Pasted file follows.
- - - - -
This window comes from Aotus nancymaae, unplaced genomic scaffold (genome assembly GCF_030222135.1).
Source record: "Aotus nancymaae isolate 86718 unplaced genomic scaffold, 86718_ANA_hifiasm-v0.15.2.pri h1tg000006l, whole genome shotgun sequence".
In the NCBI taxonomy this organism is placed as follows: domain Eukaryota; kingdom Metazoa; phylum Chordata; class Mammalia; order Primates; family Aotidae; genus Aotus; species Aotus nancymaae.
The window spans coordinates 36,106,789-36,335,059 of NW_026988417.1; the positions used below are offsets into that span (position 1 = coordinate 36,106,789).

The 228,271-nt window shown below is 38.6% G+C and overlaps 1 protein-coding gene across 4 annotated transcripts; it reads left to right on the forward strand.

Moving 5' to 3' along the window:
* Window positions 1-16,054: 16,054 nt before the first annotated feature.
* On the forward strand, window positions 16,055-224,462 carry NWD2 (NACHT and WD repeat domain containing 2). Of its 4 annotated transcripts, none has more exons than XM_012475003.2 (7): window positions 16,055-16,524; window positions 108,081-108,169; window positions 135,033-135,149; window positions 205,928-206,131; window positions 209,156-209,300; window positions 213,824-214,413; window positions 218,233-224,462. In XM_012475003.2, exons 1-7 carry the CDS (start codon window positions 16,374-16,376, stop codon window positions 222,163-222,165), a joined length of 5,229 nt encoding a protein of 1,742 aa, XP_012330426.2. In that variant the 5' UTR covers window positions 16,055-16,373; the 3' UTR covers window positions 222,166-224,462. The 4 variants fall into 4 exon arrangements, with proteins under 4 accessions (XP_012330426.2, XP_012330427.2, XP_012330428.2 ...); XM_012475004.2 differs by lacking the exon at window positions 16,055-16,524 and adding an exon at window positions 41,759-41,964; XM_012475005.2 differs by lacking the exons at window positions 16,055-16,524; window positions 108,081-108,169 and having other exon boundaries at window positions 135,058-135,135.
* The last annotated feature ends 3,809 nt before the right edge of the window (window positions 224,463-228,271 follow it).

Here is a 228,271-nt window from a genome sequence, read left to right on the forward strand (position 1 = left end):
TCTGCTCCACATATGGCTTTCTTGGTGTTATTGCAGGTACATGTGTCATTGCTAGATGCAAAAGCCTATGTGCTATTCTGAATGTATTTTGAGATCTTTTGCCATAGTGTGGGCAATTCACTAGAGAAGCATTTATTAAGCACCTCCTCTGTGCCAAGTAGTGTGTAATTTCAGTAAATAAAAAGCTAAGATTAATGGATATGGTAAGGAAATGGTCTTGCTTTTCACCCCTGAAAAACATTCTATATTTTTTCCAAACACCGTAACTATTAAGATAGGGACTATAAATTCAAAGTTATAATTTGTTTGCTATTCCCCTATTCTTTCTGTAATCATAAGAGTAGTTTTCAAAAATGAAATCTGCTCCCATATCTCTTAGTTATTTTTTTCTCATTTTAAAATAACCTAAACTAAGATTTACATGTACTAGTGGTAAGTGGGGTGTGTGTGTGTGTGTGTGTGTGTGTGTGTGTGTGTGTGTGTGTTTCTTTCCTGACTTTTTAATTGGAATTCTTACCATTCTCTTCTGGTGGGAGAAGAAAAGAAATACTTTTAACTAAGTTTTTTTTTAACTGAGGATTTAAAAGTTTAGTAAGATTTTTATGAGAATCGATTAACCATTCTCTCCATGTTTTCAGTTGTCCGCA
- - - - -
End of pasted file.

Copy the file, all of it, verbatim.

This window comes from Aotus nancymaae, unplaced genomic scaffold (genome assembly GCF_030222135.1).
Source record: "Aotus nancymaae isolate 86718 unplaced genomic scaffold, 86718_ANA_hifiasm-v0.15.2.pri h1tg000006l, whole genome shotgun sequence".
In the NCBI taxonomy this organism is placed as follows: domain Eukaryota; kingdom Metazoa; phylum Chordata; class Mammalia; order Primates; family Aotidae; genus Aotus; species Aotus nancymaae.
The window spans coordinates 36,106,789-36,335,059 of NW_026988417.1; the positions used below are offsets into that span (position 1 = coordinate 36,106,789).

The 228,271-nt window shown below is 38.6% G+C and overlaps 1 protein-coding gene across 4 annotated transcripts; it reads left to right on the forward strand.

Moving 5' to 3' along the window:
* Window positions 1-16,054: 16,054 nt before the first annotated feature.
* On the forward strand, window positions 16,055-224,462 carry NWD2 (NACHT and WD repeat domain containing 2). Of its 4 annotated transcripts, none has more exons than XM_012475003.2 (7): window positions 16,055-16,524; window positions 108,081-108,169; window positions 135,033-135,149; window positions 205,928-206,131; window positions 209,156-209,300; window positions 213,824-214,413; window positions 218,233-224,462. In XM_012475003.2, exons 1-7 carry the CDS (start codon window positions 16,374-16,376, stop codon window positions 222,163-222,165), a joined length of 5,229 nt encoding a protein of 1,742 aa, XP_012330426.2. In that variant the 5' UTR covers window positions 16,055-16,373; the 3' UTR covers window positions 222,166-224,462. The 4 variants fall into 4 exon arrangements, with proteins under 4 accessions (XP_012330426.2, XP_012330427.2, XP_012330428.2 ...); XM_012475004.2 differs by lacking the exon at window positions 16,055-16,524 and adding an exon at window positions 41,759-41,964; XM_012475005.2 differs by lacking the exons at window positions 16,055-16,524; window positions 108,081-108,169 and having other exon boundaries at window positions 135,058-135,135.
* The last annotated feature ends 3,809 nt before the right edge of the window (window positions 224,463-228,271 follow it).

Here is a 228,271-nt window from a genome sequence, read left to right on the forward strand (position 1 = left end):
TCTGCTCCACATATGGCTTTCTTGGTGTTATTGCAGGTACATGTGTCATTGCTAGATGCAAAAGCCTATGTGCTATTCTGAATGTATTTTGAGATCTTTTGCCATAGTGTGGGCAATTCACTAGAGAAGCATTTATTAAGCACCTCCTCTGTGCCAAGTAGTGTGTAATTTCAGTAAATAAAAAGCTAAGATTAATGGATATGGTAAGGAAATGGTCTTGCTTTTCACCCCTGAAAAACATTCTATATTTTTTCCAAACACCGTAACTATTAAGATAGGGACTATAAATTCAAAGTTATAATTTGTTTGCTATTCCCCTATTCTTTCTGTAATCATAAGAGTAGTTTTCAAAAATGAAATCTGCTCCCATATCTCTTAGTTATTTTTTTCTCATTTTAAAATAACCTAAACTAAGATTTACATGTACTAGTGGTAAGTGGGGTGTGTGTGTGTGTGTGTGTGTGTGTGTGTGTGTGTGTGTGTGTTTCTTTCCTGACTTTTTAATTGGAATTCTTACCATTCTCTTCTGGTGGGAGAAGAAAAGAAATACTTTTAACTAAGTTTTTTTTTAACTGAGGATTTAAAAGTTTAGTAAGATTTTTATGAGAATCGATTAACCATTCTCTCCATGTTTTCAGTTGTCCGCA